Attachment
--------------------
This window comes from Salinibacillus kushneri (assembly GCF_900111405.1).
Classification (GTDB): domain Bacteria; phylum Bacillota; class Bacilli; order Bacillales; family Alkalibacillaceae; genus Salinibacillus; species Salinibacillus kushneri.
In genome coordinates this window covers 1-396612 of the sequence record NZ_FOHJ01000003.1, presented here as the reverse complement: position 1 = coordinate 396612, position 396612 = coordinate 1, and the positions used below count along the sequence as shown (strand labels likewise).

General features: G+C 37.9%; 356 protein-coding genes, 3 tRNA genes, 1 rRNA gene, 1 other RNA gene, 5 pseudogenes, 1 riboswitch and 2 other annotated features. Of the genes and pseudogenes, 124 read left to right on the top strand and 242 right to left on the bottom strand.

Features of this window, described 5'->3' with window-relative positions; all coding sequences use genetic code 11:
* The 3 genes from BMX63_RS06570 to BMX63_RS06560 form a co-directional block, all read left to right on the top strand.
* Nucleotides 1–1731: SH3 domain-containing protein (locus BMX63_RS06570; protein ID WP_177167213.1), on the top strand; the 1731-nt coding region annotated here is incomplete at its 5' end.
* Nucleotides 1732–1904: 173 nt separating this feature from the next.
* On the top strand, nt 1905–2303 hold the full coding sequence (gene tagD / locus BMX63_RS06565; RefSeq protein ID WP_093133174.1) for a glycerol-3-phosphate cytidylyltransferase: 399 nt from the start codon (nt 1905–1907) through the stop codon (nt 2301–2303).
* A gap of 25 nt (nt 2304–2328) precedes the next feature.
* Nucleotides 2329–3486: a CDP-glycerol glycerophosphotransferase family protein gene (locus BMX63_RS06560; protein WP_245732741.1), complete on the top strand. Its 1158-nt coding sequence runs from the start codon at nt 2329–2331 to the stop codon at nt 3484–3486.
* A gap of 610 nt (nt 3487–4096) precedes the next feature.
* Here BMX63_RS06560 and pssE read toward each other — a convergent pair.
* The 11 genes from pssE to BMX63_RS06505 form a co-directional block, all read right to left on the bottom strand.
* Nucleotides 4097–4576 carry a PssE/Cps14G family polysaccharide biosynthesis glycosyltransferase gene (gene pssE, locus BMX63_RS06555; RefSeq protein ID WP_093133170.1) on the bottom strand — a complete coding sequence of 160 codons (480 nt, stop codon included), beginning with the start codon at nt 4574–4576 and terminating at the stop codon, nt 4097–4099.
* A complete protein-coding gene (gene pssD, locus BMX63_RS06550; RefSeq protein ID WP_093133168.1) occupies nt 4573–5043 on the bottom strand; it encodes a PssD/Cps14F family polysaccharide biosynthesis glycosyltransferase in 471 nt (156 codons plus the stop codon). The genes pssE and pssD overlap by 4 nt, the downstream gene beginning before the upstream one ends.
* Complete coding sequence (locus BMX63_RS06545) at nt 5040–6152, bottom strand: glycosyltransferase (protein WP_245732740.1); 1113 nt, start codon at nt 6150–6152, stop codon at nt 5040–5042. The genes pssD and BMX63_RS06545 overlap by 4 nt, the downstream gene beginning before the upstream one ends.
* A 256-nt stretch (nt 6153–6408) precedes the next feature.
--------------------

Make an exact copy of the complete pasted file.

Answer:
This window comes from Salinibacillus kushneri (assembly GCF_900111405.1).
Classification (GTDB): domain Bacteria; phylum Bacillota; class Bacilli; order Bacillales; family Alkalibacillaceae; genus Salinibacillus; species Salinibacillus kushneri.
In genome coordinates this window covers 1-396612 of the sequence record NZ_FOHJ01000003.1, presented here as the reverse complement: position 1 = coordinate 396612, position 396612 = coordinate 1, and the positions used below count along the sequence as shown (strand labels likewise).

General features: G+C 37.9%; 356 protein-coding genes, 3 tRNA genes, 1 rRNA gene, 1 other RNA gene, 5 pseudogenes, 1 riboswitch and 2 other annotated features. Of the genes and pseudogenes, 124 read left to right on the top strand and 242 right to left on the bottom strand.

Features of this window, described 5'->3' with window-relative positions; all coding sequences use genetic code 11:
* The 3 genes from BMX63_RS06570 to BMX63_RS06560 form a co-directional block, all read left to right on the top strand.
* Nucleotides 1–1731: SH3 domain-containing protein (locus BMX63_RS06570; protein ID WP_177167213.1), on the top strand; the 1731-nt coding region annotated here is incomplete at its 5' end.
* Nucleotides 1732–1904: 173 nt separating this feature from the next.
* On the top strand, nt 1905–2303 hold the full coding sequence (gene tagD / locus BMX63_RS06565; RefSeq protein ID WP_093133174.1) for a glycerol-3-phosphate cytidylyltransferase: 399 nt from the start codon (nt 1905–1907) through the stop codon (nt 2301–2303).
* A gap of 25 nt (nt 2304–2328) precedes the next feature.
* Nucleotides 2329–3486: a CDP-glycerol glycerophosphotransferase family protein gene (locus BMX63_RS06560; protein WP_245732741.1), complete on the top strand. Its 1158-nt coding sequence runs from the start codon at nt 2329–2331 to the stop codon at nt 3484–3486.
* A gap of 610 nt (nt 3487–4096) precedes the next feature.
* Here BMX63_RS06560 and pssE read toward each other — a convergent pair.
* The 11 genes from pssE to BMX63_RS06505 form a co-directional block, all read right to left on the bottom strand.
* Nucleotides 4097–4576 carry a PssE/Cps14G family polysaccharide biosynthesis glycosyltransferase gene (gene pssE, locus BMX63_RS06555; RefSeq protein ID WP_093133170.1) on the bottom strand — a complete coding sequence of 160 codons (480 nt, stop codon included), beginning with the start codon at nt 4574–4576 and terminating at the stop codon, nt 4097–4099.
* A complete protein-coding gene (gene pssD, locus BMX63_RS06550; RefSeq protein ID WP_093133168.1) occupies nt 4573–5043 on the bottom strand; it encodes a PssD/Cps14F family polysaccharide biosynthesis glycosyltransferase in 471 nt (156 codons plus the stop codon). The genes pssE and pssD overlap by 4 nt, the downstream gene beginning before the upstream one ends.
* Complete coding sequence (locus BMX63_RS06545) at nt 5040–6152, bottom strand: glycosyltransferase (protein WP_245732740.1); 1113 nt, start codon at nt 6150–6152, stop codon at nt 5040–5042. The genes pssD and BMX63_RS06545 overlap by 4 nt, the downstream gene beginning before the upstream one ends.
* A 256-nt stretch (nt 6153–6408) precedes the next feature.